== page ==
[Page 249]

Then the proceedings ended, and there were discussions about the resolutions. The following were the resolutions.

a) The 3rd of Sivan will be the memorial day for the martyrs of Podhajce and the region of Zlotniki, Zawalow, Wiœniowczyk, Zawalow, Gorzhanka and Tustowawa.

b) The members Yitzchak Shourz, Getzel Blecher, Leib Frankel, Yerucham Shulman, and Yosel Pistreich were requested to compose a description of life in Podhajce during the time of the war, and of the murder aktions that were perpetrated in the Podhajce ghetto during the German occupation. This composition will be sent to the committee for assistance of the Podhajce Natives in the United States and Israel.

c) Those gathered expressed their heartfelt thanks to the members Yehuda Weissman, Yeshayahu Friedman, Shimke Fink and Yaakov Gross, who were the initiators and organizers of the memorial gathering.

d) The committee that was chosen at this meeting was asked to turn to the assistance committee of Podhajce natives in the United States with the request of material help for the needy among the refugees of Podhajce. The relief committee should send the assistance individually to those in need, and should communicate this to the Podhajce committee in Bad Reichenhall. The newly selected committee should inform the Podhajce relief organization in America about who from our members are in the greatest need of assistance.

e) Those gathered determined that the aforementioned Podhajcers (who are alive) were members of the militia during the German occupation and thereby helped the Germans. A Jewish woman revealed to the Germans where 50 Jews were hidden. However, we wish to believe that she did this out of fear that she should not lose her life.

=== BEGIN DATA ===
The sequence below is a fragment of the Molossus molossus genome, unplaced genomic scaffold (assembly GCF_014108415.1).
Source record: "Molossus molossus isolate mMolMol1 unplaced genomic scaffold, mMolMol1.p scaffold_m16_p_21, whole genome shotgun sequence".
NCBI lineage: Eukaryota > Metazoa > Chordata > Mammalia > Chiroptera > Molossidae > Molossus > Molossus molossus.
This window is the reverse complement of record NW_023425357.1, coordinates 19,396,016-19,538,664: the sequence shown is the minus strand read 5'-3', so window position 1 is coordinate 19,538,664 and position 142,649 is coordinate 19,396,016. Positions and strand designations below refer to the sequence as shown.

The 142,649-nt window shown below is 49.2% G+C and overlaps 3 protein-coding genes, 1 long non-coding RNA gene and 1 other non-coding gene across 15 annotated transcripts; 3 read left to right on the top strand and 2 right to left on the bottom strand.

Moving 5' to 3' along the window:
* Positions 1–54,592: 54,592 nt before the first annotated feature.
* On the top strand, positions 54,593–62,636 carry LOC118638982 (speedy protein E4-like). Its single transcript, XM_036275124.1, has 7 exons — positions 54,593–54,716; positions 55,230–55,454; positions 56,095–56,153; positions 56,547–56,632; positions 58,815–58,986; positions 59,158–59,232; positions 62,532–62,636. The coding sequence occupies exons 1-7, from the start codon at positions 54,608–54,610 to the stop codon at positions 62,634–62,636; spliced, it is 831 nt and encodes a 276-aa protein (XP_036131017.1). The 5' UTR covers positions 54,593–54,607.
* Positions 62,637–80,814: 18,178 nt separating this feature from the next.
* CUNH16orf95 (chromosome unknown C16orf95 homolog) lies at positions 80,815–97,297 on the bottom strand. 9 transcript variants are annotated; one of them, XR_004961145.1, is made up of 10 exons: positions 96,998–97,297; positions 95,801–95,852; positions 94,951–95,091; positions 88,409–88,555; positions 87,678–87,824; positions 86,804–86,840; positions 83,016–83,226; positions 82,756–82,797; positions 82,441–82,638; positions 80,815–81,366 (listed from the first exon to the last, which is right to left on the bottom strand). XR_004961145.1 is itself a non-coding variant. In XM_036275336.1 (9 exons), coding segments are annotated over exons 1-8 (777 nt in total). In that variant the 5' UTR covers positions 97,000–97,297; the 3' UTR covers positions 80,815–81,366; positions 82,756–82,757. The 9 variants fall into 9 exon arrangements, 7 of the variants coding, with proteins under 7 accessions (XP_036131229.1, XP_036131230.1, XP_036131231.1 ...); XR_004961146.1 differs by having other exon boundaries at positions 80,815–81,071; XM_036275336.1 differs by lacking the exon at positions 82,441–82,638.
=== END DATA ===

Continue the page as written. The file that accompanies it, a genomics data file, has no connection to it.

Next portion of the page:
f) The committee must take the necessary steps in short order to turn in to the appropriate authorities the Ukrainian war criminals who are walking around free in Germany.

g) The gathering asked Yeshayahu Friedman to produce the minutes of the gathering and send copies of it to the assistance committee in the United States and in the land of Israel, and to all members of the committee who were chosen at that gathering.

Honorary president – Izak Fink
Chairman – Oskar Eisenberg
Secretary – Yeshaya Friedman

Members of the committee: Yehuda Weissman, Yitzchak Shourz, Yaakov Gross, Motia Shulman, Moshe Zawalower

The List of the Podhajce Survivors who were present at the memorial in Bad Reichenhall

Eisenberg Oskar
Blumenfeld Shimon
Blumenfeld Mina
Blecher Getzel
Bloch Edzia
Berg Marcus
Brif Moshe
Brecher Nathan
Ginszberg Moshe
Gross Yaakov
Gruber Mietek
Horowitz Hersch
Hutes-Hirsch Misia
Wassermil Binyamin
Weissman Yehuda
Weissman-Rozman Sima
Weitreich Yitzchak
Zawalower Moshe
Zawalower Feivish
Tenenbaum Yehuda
Yotshes Marcus
Yotshes Dova
Lateiner Zigmund
Lifschitz Fani
Lifschitz Munia
Lipman Zalman
Mandler Sala
Mandler Yisrael
Milch Dr. Bunio
Milshtak Mordechai
Meltzer Moshe-Yossel
Segal Leib
Etlinger-Kover Chaya

[Page 250]

Fogel Zigmund
Fogel Mendel
Polak Yeshaya
Pasternak David-Shlomo
Ptashnik-Meltzer Uka
Fink Izak
Fink Genia
Fink Shimon
Pistreich Yossel
Pistreich Leon
Feldberg Leah
Peltz Meir
Friedman Yeshaya
Frenkel Yitzchak
Frenkel Leib
Zimmerman Yaakov
Zimmerman Krantzia
Korn-Weinstein Chaya
Kupfer Hersch
Kupferman Zigmund
Klein Yitzchak
Kermish Nathan
Kermish Gusta
Rozman Choma
Rozman Donia
Roth Moshe
Roller Isser
Reibel Adam
Reibel Yosef
Reibel Perl
Reibel Mina
Rinder (Mossberg) Aharon
Rellis Hersch
Shulman Marcus
Shulman Yerucham
Shourz Yitzchak
Shourz Henia
Shourz Aharon
Schwartz Aharon
Schwartz Immanuel
Shtamler Aharon
Shtamler Fishel
Shtarkman Marcus
Sher Yaakov
Sperber Hela
Sperber Sali

The gathering of the Holocaust survivors of Podhajce Jewry in Bad Reichhall


Translator's Footnotes

  1. The traditional prayer for the souls of the dead. Return
  2. Shloshim is the traditional 30 day mourning period for close relatives. Return